QuickStart Samples

# Newton-Raphson Equation Solver QuickStart Sample (IronPython)

Illustrates the use of the NewtonRaphsonSolver class for solving equations in one variable and related functions for numerical differentiation in IronPython.

C# code Visual Basic code F# code Back to QuickStart Samples

import numerics from math import sin, cos # The NewtonRaphsonSolver class resides in the # Extreme.Mathematics.EquationSolvers namespace. from Extreme.Mathematics.EquationSolvers import * # Function delegates reside in the Extreme.Mathematics # namespace. from Extreme.Mathematics import * # The FunctionMath class resides in the # Extreme.Mathematics.Calculus namespace. from Extreme.Mathematics.Calculus import * from Extreme.Mathematics.Algorithms import * #/ Illustrates the use of the Newton-Raphson equation solver #/ in the Extreme.Mathematics.EquationSolvers namespace of the Extreme #/ Optimization Mathematics Library for .NET. # The Newton-Raphson solver is used to solve # non-linear equations in one variable. # # The algorithm starts with one starting value, # and uses the target function and its derivative # to iteratively find a closer approximation to # the root of the target function. # # The properties and methods that give you control # over the iteration are shared by all classes # that implement iterative algorithms. # # Target function # # The function we are trying to solve must be # provided as a Func<double, double>. For more # information about this delegate, see the # FunctionDelegates QuickStart sample. f = sin # The Newton-Raphson method also requires knowledge # of the derivative: df = cos # Now let's create the NewtonRaphsonSolver object. solver = NewtonRaphsonSolver() # Set the target function and its derivative: solver.TargetFunction = f solver.DerivativeOfTargetFunction = df # Set the initial guess: solver.InitialGuess = 4 # These values can also be passed in a constructor: solver2 = NewtonRaphsonSolver(f, df, 4) print "Newton-Raphson Solver: sin(x) = 0" print " Initial guess: 4" result = solver.Solve() # The Status property indicates # the result of running the algorithm. print " Result:", solver.Status # The result is also available through the # Result property. print " Solution:", solver.Result # You can find out the estimated error of the result # through the EstimatedError property: print " Estimated error:", solver.EstimatedError print " # iterations:", solver.IterationsNeeded # When you want just the zero without any additional information, # and you don't need to set any parameters (see below), then # you can call the FindZero extension method on the delegate # that defines your function: result = FunctionMath.FindZero(f, df, 4) print " Solution:", result # # When you don't have the derivative... # # You can still use this class if you don't have # the derivative of the target function. In this # case, use the static CreateDelegate method of the # FunctionMath class (Extreme.Mathematics.Calculus # namespace) to create a Func<double, double> # that represents the numerical derivative of the # target function: solver.TargetFunction = Special.BesselJ0 solver.DerivativeOfTargetFunction = FunctionMath.GetNumericalDifferentiator(Special.BesselJ0) solver.InitialGuess = 5 print "Zero of Bessel function near x=5:" result = solver.Solve() print " Result:", solver.Status print " Solution:", solver.Result print " Estimated error:", solver.EstimatedError print " # iterations:", solver.IterationsNeeded # # Controlling the process # print "Same with modified parameters:" # You can set the maximum # of iterations: # If the solution cannot be found in time, the # Status will return a value of # IterationStatus.IterationLimitExceeded solver.MaxIterations = 10 # You can specify how convergence is to be tested # through the ConvergenceCriterion property: solver.ConvergenceCriterion = ConvergenceCriterion.WithinRelativeTolerance # And, of course, you can set the absolute or # relative tolerance. solver.RelativeTolerance = 1e-14 # In this example, the absolute tolerance will be # ignored. solver.AbsoluteTolerance = 1e-4 solver.InitialGuess = 5 result = solver.Solve() print " Result:", solver.Status print " Solution:", solver.Result # The estimated error will be less than 5e-14 print " Estimated error:", solver.EstimatedError print " # iterations:", solver.IterationsNeeded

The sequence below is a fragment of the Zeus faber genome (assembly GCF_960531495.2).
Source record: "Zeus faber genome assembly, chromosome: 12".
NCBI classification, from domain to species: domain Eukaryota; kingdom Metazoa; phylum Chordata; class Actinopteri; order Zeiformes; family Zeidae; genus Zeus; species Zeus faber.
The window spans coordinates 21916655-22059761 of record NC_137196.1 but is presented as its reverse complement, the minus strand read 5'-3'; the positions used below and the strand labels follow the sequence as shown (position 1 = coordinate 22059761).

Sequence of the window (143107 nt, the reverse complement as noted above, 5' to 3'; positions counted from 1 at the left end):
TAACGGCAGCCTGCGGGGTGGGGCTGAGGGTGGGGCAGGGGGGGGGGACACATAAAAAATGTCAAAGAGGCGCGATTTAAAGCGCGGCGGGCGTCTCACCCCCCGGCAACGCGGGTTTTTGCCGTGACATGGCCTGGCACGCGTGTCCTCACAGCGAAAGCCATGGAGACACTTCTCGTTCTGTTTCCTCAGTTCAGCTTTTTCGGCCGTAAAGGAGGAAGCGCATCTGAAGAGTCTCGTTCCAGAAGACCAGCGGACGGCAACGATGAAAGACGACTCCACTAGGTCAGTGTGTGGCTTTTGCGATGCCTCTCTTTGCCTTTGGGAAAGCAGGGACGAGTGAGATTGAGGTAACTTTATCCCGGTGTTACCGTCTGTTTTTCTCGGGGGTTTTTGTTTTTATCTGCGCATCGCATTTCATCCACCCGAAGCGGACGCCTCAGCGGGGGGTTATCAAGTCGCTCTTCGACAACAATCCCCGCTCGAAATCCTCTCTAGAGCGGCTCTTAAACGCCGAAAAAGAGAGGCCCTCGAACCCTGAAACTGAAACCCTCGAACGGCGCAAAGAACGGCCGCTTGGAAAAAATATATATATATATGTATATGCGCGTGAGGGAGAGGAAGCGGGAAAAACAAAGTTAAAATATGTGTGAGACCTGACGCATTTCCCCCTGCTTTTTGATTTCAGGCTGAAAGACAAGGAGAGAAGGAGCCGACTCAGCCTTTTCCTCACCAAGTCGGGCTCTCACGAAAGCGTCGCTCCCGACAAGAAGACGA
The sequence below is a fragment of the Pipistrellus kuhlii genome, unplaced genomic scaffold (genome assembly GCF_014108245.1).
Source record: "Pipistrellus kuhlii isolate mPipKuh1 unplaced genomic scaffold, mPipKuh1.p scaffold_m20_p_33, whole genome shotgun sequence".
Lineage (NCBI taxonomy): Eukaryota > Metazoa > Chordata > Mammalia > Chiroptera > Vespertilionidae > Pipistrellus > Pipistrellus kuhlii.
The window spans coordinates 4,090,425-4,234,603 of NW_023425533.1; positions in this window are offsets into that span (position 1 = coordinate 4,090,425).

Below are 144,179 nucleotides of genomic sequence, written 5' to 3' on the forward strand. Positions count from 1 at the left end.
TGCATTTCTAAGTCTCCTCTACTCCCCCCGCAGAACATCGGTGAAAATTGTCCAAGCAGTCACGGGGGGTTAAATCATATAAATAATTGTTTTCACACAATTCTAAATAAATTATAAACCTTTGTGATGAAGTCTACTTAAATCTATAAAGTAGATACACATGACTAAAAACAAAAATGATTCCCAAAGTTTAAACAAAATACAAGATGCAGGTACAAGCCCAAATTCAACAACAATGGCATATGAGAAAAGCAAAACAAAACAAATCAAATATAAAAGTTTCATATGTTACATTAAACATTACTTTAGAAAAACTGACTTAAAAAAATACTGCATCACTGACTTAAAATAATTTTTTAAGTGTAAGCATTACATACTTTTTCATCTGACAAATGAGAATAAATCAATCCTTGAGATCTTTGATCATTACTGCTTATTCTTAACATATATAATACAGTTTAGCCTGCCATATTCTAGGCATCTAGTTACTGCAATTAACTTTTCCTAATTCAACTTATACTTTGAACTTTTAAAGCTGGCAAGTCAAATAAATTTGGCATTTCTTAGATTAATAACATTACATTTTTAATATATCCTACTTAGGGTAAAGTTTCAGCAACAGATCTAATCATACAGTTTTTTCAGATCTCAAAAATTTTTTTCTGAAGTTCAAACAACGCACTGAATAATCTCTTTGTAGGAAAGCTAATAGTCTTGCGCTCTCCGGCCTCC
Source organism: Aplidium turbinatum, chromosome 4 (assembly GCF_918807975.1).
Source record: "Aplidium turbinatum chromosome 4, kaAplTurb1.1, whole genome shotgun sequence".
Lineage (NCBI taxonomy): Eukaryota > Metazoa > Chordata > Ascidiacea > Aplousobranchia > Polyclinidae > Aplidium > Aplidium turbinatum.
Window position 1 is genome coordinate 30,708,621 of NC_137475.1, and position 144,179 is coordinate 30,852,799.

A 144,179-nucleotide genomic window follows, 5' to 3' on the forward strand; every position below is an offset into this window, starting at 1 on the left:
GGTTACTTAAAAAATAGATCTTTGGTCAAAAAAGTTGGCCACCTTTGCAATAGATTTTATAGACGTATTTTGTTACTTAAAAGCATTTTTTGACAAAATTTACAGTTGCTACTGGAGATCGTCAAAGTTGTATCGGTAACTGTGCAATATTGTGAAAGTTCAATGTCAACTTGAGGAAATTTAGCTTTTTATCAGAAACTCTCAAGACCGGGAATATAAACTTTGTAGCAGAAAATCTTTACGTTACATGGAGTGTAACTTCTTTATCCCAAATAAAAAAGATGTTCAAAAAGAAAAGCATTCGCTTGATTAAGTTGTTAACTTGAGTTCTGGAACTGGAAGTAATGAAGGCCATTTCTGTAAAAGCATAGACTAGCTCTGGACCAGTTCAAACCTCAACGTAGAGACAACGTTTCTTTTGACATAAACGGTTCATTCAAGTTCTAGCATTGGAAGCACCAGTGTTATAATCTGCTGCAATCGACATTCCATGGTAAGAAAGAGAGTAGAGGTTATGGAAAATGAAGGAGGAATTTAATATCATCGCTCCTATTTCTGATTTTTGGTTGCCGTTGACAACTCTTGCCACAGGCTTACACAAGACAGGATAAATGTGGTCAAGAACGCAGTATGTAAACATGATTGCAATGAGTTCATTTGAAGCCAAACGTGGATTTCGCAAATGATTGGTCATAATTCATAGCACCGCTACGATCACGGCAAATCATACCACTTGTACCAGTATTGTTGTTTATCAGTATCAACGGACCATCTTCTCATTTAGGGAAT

Copyright Â© 2003-2021, Extreme Optimization. All rights reserved.

*Extreme Optimization,* *Complexity made simple*, *M#*, and *M Sharp* are trademarks of ExoAnalytics Inc.

*Microsoft*, *Visual C#, Visual Basic, Visual Studio*, *Visual Studio.NET*, and the *Optimized for Visual Studio* logo

are registered trademarks of Microsoft Corporation.